A new report has revealed a surge in private wealth for a small number of individuals during the coronavirus pandemic. The German super-rich have benefited particularly well.
The number of individuals with a financial wealth of over $100 million (€82.25 million) grew by 6,000 during the coronavirus pandemic according to a new report by the consultancy firm Boston Consulting Group published on Thursday.
The club of the ultra-rich reached a record of 60,000 members in 2020. Germany came third on global rankings with around 2,900 "ultra-high net worth individuals," following only the US and China.
The German ultra-rich controlled around $1.4 trillion of global investable wealth in 2020, representing an almost 6% growth on the previous year, the "Global Wealth 2021" report said.
Private financial wealth hit new record highs during the pandemic. Globally, this individually held wealth reached $250 trillion — an increase of 8% over 2019.
In Germany, wealth held in cash, savings, shares, pension plans and life insurance amounted to $9 trillion by 2020. When tangible assets such as real estates were factored in, the amount reached $20 trillion.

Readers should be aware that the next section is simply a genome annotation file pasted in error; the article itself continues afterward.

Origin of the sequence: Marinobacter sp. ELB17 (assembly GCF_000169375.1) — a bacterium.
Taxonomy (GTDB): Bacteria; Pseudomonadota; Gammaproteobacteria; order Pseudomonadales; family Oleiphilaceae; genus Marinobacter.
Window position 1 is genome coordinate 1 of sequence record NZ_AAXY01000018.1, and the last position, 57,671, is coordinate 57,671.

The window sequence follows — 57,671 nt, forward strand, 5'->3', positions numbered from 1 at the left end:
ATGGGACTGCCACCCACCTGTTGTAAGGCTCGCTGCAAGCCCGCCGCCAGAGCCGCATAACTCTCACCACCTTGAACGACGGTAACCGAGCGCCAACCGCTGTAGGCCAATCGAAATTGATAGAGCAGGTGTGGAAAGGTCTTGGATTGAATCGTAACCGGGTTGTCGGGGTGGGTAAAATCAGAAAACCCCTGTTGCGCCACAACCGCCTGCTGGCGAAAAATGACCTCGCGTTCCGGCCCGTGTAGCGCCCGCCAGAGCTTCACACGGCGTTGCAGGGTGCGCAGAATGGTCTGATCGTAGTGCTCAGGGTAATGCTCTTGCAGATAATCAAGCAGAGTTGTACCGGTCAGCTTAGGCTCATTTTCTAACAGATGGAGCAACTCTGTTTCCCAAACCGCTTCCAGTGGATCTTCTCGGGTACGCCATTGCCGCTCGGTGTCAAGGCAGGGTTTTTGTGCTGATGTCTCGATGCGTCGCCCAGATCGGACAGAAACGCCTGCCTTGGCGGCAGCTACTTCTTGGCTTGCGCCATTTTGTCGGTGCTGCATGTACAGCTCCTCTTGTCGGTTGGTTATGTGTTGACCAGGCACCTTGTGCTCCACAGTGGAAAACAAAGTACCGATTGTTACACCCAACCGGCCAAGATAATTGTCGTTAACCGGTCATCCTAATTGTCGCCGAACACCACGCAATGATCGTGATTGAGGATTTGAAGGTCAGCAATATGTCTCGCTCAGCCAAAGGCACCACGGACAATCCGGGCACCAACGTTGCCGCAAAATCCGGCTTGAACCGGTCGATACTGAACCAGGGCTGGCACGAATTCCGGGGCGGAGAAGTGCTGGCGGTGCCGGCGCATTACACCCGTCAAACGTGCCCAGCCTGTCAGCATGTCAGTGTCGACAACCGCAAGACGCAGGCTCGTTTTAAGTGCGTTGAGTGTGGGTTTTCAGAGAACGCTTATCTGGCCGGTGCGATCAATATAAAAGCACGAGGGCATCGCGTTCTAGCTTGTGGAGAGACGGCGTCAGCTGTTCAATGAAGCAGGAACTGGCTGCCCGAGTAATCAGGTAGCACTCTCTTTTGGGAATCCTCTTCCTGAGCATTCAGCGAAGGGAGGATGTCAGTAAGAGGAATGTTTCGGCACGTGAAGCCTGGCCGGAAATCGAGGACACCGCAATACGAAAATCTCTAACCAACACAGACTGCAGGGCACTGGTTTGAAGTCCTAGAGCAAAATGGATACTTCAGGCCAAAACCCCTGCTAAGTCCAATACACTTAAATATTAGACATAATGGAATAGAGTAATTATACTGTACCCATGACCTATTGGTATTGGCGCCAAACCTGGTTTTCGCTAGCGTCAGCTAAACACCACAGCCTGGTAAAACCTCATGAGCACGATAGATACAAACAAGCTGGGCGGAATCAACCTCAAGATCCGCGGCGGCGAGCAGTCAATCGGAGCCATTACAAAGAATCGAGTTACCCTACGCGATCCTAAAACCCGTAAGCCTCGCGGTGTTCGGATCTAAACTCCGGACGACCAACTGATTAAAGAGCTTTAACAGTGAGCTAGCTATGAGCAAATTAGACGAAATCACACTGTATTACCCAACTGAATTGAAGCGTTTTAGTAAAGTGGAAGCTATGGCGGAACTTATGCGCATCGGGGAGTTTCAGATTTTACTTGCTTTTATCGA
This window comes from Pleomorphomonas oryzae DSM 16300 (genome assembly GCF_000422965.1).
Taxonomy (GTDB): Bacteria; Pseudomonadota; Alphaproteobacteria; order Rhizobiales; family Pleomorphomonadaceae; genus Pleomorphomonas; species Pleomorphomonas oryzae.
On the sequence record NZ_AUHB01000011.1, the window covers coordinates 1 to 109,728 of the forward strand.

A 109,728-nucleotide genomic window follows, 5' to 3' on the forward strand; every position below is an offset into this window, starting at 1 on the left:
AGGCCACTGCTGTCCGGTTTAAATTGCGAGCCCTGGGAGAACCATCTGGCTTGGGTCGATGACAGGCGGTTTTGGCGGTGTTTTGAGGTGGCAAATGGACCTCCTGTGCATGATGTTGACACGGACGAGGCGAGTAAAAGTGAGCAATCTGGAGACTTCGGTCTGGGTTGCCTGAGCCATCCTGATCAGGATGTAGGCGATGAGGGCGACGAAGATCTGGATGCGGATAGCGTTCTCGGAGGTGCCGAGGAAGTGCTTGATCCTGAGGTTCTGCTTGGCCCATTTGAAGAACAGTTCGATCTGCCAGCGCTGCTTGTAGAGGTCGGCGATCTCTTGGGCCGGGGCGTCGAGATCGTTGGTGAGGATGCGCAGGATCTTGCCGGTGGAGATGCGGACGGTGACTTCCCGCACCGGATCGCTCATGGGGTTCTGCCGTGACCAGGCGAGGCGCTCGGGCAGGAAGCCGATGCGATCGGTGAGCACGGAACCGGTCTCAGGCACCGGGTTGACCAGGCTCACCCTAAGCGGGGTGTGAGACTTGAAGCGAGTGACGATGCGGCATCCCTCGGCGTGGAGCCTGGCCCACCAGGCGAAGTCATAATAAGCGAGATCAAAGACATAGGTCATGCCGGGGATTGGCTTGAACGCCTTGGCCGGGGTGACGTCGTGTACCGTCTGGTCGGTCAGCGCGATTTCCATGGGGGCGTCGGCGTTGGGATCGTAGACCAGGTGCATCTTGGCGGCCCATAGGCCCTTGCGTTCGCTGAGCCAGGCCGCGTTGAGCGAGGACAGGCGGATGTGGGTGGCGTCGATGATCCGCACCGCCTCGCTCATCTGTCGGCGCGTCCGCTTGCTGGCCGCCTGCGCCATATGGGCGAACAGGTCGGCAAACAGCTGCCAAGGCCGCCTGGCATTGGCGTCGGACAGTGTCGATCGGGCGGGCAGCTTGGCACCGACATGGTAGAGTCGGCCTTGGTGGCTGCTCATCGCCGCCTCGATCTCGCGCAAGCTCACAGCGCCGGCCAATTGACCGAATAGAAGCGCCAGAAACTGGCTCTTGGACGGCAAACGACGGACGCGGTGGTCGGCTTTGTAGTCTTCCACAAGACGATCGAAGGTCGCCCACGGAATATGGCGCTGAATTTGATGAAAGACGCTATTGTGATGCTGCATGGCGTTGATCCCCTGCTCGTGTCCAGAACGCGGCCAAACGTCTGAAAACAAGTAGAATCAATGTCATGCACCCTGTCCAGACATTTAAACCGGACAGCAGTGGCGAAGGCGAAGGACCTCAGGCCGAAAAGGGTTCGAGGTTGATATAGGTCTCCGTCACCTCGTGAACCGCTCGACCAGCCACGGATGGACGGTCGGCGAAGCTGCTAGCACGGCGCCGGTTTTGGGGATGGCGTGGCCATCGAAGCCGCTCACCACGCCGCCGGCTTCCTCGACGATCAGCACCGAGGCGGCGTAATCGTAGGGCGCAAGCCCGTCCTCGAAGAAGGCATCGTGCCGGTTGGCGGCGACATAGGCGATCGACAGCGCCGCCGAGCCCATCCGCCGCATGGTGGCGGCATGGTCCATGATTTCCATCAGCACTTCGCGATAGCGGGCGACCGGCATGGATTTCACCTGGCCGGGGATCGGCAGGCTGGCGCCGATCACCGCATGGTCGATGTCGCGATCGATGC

"German traditionally rather invest in real estate," BCG partner and report author Anna Zakrewski said.
"At the same time, investors in Germany are saving at an above-average rate."
Despite most people staying home for months on end in 2020, the number of dollar millionaires in Germany grew by 35,000 to a total of 542,000. Globally this group reached a total of 26.6 million individuals, an increase of 1.8 million from the previous year.
While the pandemic made some people richer, it also brought new highs of inequality.
The global ultra-rich — those 60,000 individuals whose wealth exceeds $100 million — held control over some 15% of the total investable capital in 2020.
During the same period that their numbers grew, several markers of global equality and poverty saw major setbacks.
A recent report by the UN's International Labor Organization (ILO) warned that the high unemployment levels caused by the pandemic would take years to fall back to their 2019 levels.
The ILO also reported on Thursday that child labor has increased for the first time in 20 years, indicating a reversal in progress made over the past two decades.
ab/rt (Reuters, dpa)